Authors: Michelle Madow
The days leading up to the celebration were rather dull. The family would awaken around eight, and we would read books and write letters until breakfast at ten. I learned that the “morning hours” were defined differently from what I was accustomed to in modern times. In the Regency Era, “morning” was the time until dinner, which was served around five.
Dinner was the longest meal of the day, consisting of two to three courses. It could last for two to three hours. We would always dress for the meal, even though we were only dining with family.
I spent most of my free time reading, sketching, doing needlework, and practicing the pianoforte. The most exciting thing that happened was going into town with my mother to shop for ribbons to update my dresses.
Country living was peaceful, but I felt disconnected from the world. I missed the convenience of my computer and cell phone. It was also hard to relax knowing that on Saturday night I would have to work with Drew and Chelsea to figure out who was after me once and for all.
The repairs on the family coach were finished on Friday, so my parents returned the chaise to the Givens’ and got the coach back in our possession. The Givens’ invited us to dinner, and while my parents went, I refused the invitation, claiming I wasn’t feeling well and wanted to make sure I was in peak condition for the ball tomorrow night. In truth, I was so stressed over what I had to do at the ball that I doubted I would be agreeable company.
Finally, Saturday arrived. It took longer than usual for my maid to get me ready, since I was the guest of honor. I wore my nicest white dress, and Taylor did my hair in a braided, elaborate up-do, adding a headpiece of interspersed pearls.
I wished I could recreate the look once I got home, but I doubted I could do it justice.
“You’re going to have a marvelous time tonight,” Taylor said once she finished getting me ready. “I can’t wait to hear all about it.”
My hands shook, and I wished she was right—that tonight would be the kind of wonderful that happened in fairy tales. My life recently
felt like a fairy tale, but at the same time, it also felt like the opposite. How was I supposed to stop someone who wanted me out of the picture? How did I get in so over my head?
“Are you all right, Miss Elizabeth?” Taylor asked.
“I’m fine,” I said, regaining my composure. “I suppose the excitement is getting to me.”
I wanted to confide in her about my secret engagement to Drew and breaking the engagement with James, but I knew better than that. The maids gossiped, especially Taylor, even though she was a sweetheart. Sharing a big secret with her would ensure that everyone in Hampshire County knew the news within a week.
“You’re going to be the most beautiful lady there,” she said. “No one will be able to take their eyes off you all night.”
“Thank you,” I said, although there was only one person there who I hoped to impress, and his name was Andrew Carmichael.
* * *
My parents complimented me on my choice of dress for the evening (although Taylor was the one who decided it was perfect for the event), and we boarded the coach. It was eerie being inside of there, knowing that if we hadn’t succeeded in going back in time, the coach would be shattered beyond repair, and instead of going to a party tonight, everyone would have been attending my funeral.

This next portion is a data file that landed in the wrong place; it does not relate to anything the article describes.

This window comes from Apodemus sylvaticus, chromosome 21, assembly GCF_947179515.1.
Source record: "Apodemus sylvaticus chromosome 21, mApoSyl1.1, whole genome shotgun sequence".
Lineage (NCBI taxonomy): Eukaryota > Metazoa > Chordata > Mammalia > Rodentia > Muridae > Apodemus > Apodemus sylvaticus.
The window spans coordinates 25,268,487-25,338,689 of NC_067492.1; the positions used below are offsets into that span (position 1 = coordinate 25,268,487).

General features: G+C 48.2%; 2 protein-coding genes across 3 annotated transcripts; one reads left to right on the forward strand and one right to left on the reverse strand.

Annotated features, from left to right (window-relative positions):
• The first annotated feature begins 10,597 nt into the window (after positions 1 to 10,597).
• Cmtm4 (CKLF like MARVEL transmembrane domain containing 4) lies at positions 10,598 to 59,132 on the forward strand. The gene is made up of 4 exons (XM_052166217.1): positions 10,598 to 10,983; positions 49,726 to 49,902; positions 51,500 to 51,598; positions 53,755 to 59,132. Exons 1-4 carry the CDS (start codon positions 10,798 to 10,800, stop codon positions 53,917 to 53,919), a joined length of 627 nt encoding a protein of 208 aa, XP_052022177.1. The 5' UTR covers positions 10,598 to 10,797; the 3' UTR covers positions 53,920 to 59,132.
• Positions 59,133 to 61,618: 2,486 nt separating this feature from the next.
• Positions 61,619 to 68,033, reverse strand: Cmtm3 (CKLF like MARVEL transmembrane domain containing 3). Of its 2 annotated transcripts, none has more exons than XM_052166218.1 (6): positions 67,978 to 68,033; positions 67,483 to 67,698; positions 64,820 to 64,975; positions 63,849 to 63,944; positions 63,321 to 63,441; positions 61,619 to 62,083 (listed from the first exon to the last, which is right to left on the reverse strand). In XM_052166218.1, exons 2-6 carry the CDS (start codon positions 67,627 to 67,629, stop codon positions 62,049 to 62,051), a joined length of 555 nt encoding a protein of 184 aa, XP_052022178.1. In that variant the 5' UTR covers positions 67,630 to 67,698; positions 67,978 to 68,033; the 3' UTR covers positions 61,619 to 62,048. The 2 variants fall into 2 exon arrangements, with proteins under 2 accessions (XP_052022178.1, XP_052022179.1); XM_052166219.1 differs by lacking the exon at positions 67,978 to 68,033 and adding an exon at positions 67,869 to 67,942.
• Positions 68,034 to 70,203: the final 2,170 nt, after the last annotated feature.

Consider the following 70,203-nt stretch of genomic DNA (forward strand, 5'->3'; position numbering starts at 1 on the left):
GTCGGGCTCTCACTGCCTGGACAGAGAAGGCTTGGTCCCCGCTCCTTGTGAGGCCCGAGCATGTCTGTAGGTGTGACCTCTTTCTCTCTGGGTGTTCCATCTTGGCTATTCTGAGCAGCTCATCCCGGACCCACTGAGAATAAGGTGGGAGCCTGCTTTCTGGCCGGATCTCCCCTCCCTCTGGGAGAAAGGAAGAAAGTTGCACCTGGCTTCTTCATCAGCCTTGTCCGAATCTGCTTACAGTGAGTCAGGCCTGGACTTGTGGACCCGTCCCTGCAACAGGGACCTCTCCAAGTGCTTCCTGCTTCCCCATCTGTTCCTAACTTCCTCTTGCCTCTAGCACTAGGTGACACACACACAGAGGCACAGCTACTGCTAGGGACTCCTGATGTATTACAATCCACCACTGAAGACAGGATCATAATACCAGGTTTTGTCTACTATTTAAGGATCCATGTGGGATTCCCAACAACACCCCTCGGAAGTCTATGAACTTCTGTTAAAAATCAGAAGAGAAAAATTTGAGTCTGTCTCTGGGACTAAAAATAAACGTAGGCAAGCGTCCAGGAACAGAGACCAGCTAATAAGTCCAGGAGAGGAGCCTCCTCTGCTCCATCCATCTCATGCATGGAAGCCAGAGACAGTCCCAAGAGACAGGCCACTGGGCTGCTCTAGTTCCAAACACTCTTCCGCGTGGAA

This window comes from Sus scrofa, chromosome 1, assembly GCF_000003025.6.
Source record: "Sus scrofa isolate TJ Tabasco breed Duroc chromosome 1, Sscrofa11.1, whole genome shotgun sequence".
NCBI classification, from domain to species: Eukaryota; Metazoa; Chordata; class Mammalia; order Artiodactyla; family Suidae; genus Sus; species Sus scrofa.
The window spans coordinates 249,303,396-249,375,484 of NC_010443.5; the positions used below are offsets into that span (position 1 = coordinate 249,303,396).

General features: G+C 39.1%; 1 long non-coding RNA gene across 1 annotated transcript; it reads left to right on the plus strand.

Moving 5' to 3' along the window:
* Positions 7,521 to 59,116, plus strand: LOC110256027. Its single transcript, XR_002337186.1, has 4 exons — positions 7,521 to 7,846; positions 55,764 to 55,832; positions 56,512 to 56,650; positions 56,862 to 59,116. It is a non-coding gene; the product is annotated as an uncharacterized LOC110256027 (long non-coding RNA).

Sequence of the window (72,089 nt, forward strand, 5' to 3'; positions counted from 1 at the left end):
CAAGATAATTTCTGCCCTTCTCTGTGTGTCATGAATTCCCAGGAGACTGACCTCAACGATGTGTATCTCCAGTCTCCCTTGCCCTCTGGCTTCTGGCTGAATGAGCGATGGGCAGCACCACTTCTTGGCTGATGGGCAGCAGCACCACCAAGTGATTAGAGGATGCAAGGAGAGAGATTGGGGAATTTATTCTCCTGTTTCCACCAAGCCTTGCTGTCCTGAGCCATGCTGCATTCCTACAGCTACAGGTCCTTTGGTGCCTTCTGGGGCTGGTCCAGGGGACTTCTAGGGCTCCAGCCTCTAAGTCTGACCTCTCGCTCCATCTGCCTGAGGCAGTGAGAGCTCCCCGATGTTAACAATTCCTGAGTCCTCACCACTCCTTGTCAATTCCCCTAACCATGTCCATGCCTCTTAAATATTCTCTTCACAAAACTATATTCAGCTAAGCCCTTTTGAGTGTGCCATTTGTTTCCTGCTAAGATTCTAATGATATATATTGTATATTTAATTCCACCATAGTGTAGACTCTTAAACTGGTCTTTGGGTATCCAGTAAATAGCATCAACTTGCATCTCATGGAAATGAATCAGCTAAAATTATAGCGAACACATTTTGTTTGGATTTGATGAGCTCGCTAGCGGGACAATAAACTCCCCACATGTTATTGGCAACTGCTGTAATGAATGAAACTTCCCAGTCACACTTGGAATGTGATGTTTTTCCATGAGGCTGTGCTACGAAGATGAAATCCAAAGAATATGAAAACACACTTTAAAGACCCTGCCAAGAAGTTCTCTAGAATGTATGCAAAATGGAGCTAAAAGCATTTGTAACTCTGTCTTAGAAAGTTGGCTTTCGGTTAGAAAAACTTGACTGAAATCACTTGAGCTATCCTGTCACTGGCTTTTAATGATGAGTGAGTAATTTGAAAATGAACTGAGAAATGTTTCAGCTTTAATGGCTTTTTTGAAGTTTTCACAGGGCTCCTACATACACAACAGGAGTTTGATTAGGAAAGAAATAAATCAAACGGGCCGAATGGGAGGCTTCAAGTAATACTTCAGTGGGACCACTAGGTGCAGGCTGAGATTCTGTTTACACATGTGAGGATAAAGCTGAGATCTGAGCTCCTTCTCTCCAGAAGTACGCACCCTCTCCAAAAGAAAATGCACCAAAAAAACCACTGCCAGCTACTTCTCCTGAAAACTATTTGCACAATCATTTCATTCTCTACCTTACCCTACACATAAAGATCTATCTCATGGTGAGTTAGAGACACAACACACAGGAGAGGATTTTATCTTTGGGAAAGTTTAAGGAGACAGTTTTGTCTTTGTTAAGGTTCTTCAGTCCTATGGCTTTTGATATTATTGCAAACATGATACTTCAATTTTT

I tried to stay positive, though. Being here was proof that I had the power to control my destiny. I could make it so my past self lived out the life she deserved, and then go back home and live the life I deserved, too.
Maybe I would get my fairy tale ending, after all.
The ball was a splendid affair. The Williams’ home wasn’t as extravagant as the Givens’, but they had a large ballroom, and they went all out with getting an orchestra and hiring extra staff to make sure the attendees had a drink in their hand whenever they weren’t on the dance floor.
As expected, James and I began the starting dance. It was a lively country dance, as most of them were, and we had fun, in a friends way. That was how my relationship with James felt—like we were friends, and nothing more.
Just as Jeremy was able to get over our relationship quickly, I had a feeling that James would be the same way once I broke the engagement. At least I hoped so, knowing what was about to happen tonight.
The dance ended, and I thanked James, telling him I would be right back. Really, I searched the crowd for Drew and Chelsea. My heart was beating so fast that if I didn’t know any better, I would think everyone in the room could hear it. They would all know I was about to do something crazy that went against the social rules of Regency Era, England.
But while I had a past life here, I was from the twenty-first century. If my past self needed some modernity to make her life the way it should be, then that was exactly what was going to happen.
I was going to get that happily ever after—in both my past life
I found Drew and Chelsea standing by the interior wall of the ballroom, where they had promised they would be waiting.
“Are you ready?” Drew asked, holding his arm out for me to take.
I put my arm through his, trying to stop from shaking. “As I’ll ever be.”
“Relax.” He leaned closer so his lips touched my ear. “I love you, always and forever. This will work, and you’ll be safe once and for all. Then we’ll go back home, and our lives can return to normal.”